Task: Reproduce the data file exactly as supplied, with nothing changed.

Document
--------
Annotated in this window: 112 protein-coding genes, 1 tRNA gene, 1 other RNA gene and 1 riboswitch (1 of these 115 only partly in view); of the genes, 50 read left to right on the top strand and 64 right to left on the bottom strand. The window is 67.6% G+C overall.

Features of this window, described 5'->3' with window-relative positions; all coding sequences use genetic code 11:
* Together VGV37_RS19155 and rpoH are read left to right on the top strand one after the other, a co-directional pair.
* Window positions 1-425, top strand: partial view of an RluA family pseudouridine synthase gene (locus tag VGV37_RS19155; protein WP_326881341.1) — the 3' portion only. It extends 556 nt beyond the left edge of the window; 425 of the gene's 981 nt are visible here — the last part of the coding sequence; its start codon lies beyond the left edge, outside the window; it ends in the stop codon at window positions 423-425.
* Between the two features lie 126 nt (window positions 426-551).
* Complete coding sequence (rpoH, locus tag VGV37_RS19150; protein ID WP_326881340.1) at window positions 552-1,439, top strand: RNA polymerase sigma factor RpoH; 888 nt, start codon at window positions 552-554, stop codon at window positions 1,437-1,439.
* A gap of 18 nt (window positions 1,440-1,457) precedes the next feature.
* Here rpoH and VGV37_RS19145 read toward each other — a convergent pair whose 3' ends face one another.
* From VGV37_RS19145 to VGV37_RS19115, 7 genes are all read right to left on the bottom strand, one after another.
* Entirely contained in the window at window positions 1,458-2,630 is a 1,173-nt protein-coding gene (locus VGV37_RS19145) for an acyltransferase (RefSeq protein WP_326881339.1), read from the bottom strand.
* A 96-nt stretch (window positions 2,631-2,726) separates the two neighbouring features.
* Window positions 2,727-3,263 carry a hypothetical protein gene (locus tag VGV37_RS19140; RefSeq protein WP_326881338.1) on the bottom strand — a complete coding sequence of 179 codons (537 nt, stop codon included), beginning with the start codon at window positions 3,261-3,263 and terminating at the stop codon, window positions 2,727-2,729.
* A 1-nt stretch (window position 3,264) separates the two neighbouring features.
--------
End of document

Annotated in this window: 112 protein-coding genes, 1 tRNA gene, 1 other RNA gene and 1 riboswitch (1 of these 115 only partly in view); of the genes, 50 read left to right on the top strand and 64 right to left on the bottom strand. The window is 67.6% G+C overall.

Features of this window, described 5'->3' with window-relative positions; all coding sequences use genetic code 11:
* Together VGV37_RS19155 and rpoH are read left to right on the top strand one after the other, a co-directional pair.
* Window positions 1-425, top strand: partial view of an RluA family pseudouridine synthase gene (locus tag VGV37_RS19155; protein WP_326881341.1) — the 3' portion only. It extends 556 nt beyond the left edge of the window; 425 of the gene's 981 nt are visible here — the last part of the coding sequence; its start codon lies beyond the left edge, outside the window; it ends in the stop codon at window positions 423-425.
* Between the two features lie 126 nt (window positions 426-551).
* Complete coding sequence (rpoH, locus tag VGV37_RS19150; protein ID WP_326881340.1) at window positions 552-1,439, top strand: RNA polymerase sigma factor RpoH; 888 nt, start codon at window positions 552-554, stop codon at window positions 1,437-1,439.
* A gap of 18 nt (window positions 1,440-1,457) precedes the next feature.
* Here rpoH and VGV37_RS19145 read toward each other — a convergent pair whose 3' ends face one another.
* From VGV37_RS19145 to VGV37_RS19115, 7 genes are all read right to left on the bottom strand, one after another.
* Entirely contained in the window at window positions 1,458-2,630 is a 1,173-nt protein-coding gene (locus VGV37_RS19145) for an acyltransferase (RefSeq protein WP_326881339.1), read from the bottom strand.
* A 96-nt stretch (window positions 2,631-2,726) separates the two neighbouring features.
* Window positions 2,727-3,263 carry a hypothetical protein gene (locus tag VGV37_RS19140; RefSeq protein WP_326881338.1) on the bottom strand — a complete coding sequence of 179 codons (537 nt, stop codon included), beginning with the start codon at window positions 3,261-3,263 and terminating at the stop codon, window positions 2,727-2,729.
* A 1-nt stretch (window position 3,264) separates the two neighbouring features.